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The 21K spacecraft:
The super-tanker of the Moon Race

Conceived at the time when the first Soviet cosmonauts were still piloting one-seat Vostoks on pioneering missions around the Earth, the 21K spacecraft was designed for in-orbit propellant delivery to a proposed 200-ton Soviet expeditionary complex bound for the surface of the Moon. The 75-ton orbital tanker was a part of the earliest known architecture intended to put cosmonauts on the lunar surface.

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The 21K vehicle at a glance:

Mass of propellant for refuel 65 tons
Mass of the module for rendezvous and orbit correction 10 tons
Number of tankers for a complete fueling of the system 2
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The 21K tanker spacecraft would be a part of a four-spacecraft system proposed in the early planning of the Soviet lunar expedition. The work on the project was conducted at the OKB-1 design bureau led by Sergei Korolev and responsible for the Soviet lunar exploration effort.

In one of several flight scenarios formulated near the end of 1962 and the beginning of 1963, a pair of 21K tankers would precede the giant 19K lunar expeditionary complex to the low Earth's orbit.

All three vehicles (the space tug and the tankers) would be launched on the N1 rockets, which at the time were expected to have the capability of delivering 75 tons to the low Earth's orbit in a single launch.

Once all three spacecraft were in orbit, the two 21K tankers would dock one by one to the 19K spacecraft and pump a total of between 125 and 128 tons of propellant into the tanks of the 19K spacecraft.

Only then would the 7K transport vehicle with a crew lift off for a subsequent rendezvous and docking with the 19K complex in the Earth's orbit. The assembled stack would then embark on a direct flight to the lunar surface without entering lunar orbit.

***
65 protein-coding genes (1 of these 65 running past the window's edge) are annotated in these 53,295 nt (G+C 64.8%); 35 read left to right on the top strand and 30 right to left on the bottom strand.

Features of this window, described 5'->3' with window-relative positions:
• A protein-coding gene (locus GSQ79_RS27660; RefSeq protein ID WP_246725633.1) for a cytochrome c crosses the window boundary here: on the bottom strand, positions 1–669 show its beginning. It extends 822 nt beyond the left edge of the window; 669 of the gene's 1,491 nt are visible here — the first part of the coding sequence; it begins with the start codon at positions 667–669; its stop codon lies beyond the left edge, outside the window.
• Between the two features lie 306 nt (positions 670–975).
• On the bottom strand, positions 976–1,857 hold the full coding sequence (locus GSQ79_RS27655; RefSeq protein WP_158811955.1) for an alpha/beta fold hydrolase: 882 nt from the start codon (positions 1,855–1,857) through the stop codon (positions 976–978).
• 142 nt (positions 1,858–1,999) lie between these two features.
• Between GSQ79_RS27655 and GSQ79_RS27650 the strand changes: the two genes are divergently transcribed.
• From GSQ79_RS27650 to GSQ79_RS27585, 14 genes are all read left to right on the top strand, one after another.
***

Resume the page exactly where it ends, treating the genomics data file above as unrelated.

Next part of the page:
The concept of launching the lunar expeditionary vehicle without propellant and then fueling it in orbit was essentially a scaled-up version of the Soyuz project, which was originally formulated for a circumlunar mission launched on R-7-based rockets.

At the time when these scenarios were under consideration, neither the automated rendezvous or in-orbit refueling had been attempted. The USSR achieved the first automated docking of two spacecraft during the mission of Kosmos-186 and 188 in October 1967, or at least four years after the 21K tanker had been conceptualized, but still almost two years before the first lunar landing of the Apollo-11 crew in July 1969.

In the meantime, the actual refueling of a spacecraft in orbit from a tanker would not be performed until the end of the 1970s with the introduction of the Progress series, or around 17 years after the work on the 21K project. The refueling procedures were never actually employed during the Moon Race and were only tested but not practically implemented for various Earth-orbiting missions in the 1980s, with the exception of the Soviet space stations.

Refueling operations are currently planned during the assembly of the cis-lunar gateway in the 2020s or six decades after the 21K tanker was proposed.


A hypothetical Soviet poster dedicated to the first flight of the 21K tanker.


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The article and illustration by Anatoly Zak; Last update: May 23, 2019

Page editor: Alain Chabot, Last edit: May 23, 2019

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This is apparently the only publicly available official depiction of the 21K tanker. It was part of a report discussed at the scientific council of the OKB-1 design bureau on April 22, 1963.


A hypothetical Soviet stamp dedicated to the first flight of the 21K tanker had it made it to orbit during the first launch of the N1 rocket as was envisioned around 1963. Copyright © 2019 Anatoly Zak